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Netherlands farms tune recirculation systems to production of varied species

Ep Eding Andries Kamstra

Systems can be adjusted for African catfish, European eel, turbot, others

Netherlands farms
Fig. 1: Schematic of a recirculation system for the production of African catfish. Catfish photo by Oliver Schneider.

Because of its number and diversity of recirculation systems in production, the Netherlands offers an interesting opportunity to study differences in system design that pertain to the species farmed. In addition to established industries for eel and catfish production (with respective annual production of about 4,800 and 4,000 metric tons (MT)), new species like tilapia, turbot, sole, and pike perch are gaining ground in the country.

All production systems use the same basic technology with some specific adaptations for each species. The differences in systems for eels, catfish, and turbot are good examples of these adaptions. To understand the differences in design, however, it is important to compare the biological performance of the farmed animals (Table 1).

Productivity

Productivity depends on density and growth rates, among other variables, and these differ significantly between the three species. Catfish production is extremely high at 1,000 to 1,500 kilograms per square meter per year, while eels can produce 200 to 300 kilograms per square meter per year and turbot reach 55 kilograms per square meter per year.

Growth, FCR and waste

Growth rate and body composition affect feed conversion, which is important in determining the amount of waste produced. Waste production ultimately determines the capacity of water treatment systems. Fast growth is efficient growth, represented by the African catfish. Eels are a very fatty fish with a moderate growth rate that results in relatively high feed conversions.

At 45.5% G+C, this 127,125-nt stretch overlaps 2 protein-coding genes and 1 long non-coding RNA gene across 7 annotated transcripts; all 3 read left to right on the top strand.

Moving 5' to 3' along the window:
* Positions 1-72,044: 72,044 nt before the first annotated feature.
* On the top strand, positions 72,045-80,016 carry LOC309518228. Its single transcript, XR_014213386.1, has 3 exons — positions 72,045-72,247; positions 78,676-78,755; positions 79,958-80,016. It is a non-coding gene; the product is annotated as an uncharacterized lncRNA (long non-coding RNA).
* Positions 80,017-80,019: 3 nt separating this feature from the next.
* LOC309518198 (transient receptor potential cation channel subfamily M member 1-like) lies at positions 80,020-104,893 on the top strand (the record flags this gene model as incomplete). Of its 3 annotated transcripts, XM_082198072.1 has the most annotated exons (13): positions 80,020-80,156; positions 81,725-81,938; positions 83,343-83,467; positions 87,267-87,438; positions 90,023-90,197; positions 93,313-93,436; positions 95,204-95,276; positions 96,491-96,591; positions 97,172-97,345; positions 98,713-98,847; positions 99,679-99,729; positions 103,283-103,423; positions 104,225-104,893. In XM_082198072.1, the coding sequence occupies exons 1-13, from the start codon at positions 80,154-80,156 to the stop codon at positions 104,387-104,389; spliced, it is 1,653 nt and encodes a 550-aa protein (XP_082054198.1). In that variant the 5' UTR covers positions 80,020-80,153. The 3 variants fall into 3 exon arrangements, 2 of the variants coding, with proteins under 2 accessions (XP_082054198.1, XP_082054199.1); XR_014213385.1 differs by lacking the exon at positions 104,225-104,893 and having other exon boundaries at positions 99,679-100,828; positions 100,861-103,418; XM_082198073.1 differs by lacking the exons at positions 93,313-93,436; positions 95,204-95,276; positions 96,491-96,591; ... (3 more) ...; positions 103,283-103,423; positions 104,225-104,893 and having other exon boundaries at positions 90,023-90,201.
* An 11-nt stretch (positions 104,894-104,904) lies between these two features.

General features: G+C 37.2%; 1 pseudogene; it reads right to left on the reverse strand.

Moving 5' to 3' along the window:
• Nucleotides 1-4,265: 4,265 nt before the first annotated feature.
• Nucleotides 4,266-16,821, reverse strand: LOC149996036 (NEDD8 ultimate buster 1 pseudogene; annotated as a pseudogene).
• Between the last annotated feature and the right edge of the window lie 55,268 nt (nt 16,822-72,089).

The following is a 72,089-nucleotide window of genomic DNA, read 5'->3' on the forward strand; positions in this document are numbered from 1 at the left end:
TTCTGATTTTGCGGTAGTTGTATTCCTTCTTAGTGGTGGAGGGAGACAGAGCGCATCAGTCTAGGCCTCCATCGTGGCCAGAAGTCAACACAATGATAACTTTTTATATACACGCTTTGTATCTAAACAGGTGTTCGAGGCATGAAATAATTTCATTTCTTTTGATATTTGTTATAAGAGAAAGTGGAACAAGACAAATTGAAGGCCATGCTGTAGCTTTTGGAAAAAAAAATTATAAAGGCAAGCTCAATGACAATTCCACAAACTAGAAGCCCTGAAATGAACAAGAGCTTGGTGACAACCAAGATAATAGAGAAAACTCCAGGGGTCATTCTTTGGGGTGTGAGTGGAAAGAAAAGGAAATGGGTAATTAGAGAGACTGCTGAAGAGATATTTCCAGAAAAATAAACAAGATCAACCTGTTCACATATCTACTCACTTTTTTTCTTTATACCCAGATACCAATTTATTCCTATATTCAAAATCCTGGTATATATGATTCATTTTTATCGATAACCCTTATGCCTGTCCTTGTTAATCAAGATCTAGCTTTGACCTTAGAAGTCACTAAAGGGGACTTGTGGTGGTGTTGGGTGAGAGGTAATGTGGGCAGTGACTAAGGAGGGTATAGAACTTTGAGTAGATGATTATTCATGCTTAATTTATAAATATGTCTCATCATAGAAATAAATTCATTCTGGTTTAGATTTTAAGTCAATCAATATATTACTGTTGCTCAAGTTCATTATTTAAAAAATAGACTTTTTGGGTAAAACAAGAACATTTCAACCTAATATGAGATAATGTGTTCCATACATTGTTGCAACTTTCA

Dissolved oxygen

Oxygen is one of the factors that first limit production, and its consumption is a determinant of the recirculating flow. Since African catfish can utilize atmospheric oxygen and live in water devoid of oxygen, the fish require only a small recirculating flow. This lower flow rate allows the use of lamella sedimentation (tube settlers) rather than more expensive microscreen filters (Fig. 1).

System characteristics

Table 2 shows the characteristics of recirculation systems designed in the Netherlands for the annual production of 100 tons of African catfish, European eel, or turbot. Given the different productivities of each, the area needed for tanks and a building are very different for each species. This has important consequences, for capital costs for land and buildings are considerable for those species with low productivity.

Netherlands farms
Fig. 2: Schematic of a recirculation system for the production of European eels and turbot. All water treatment works continuously to reduce fluctuations due to backflushing of filters.

Managing waste

Only microscreens are used to manage the large flows of water and waste in eel and turbot farms (Fig. 2). For nitrification and removal of soluble biological oxygen demand, all systems predominantly use trickling filters.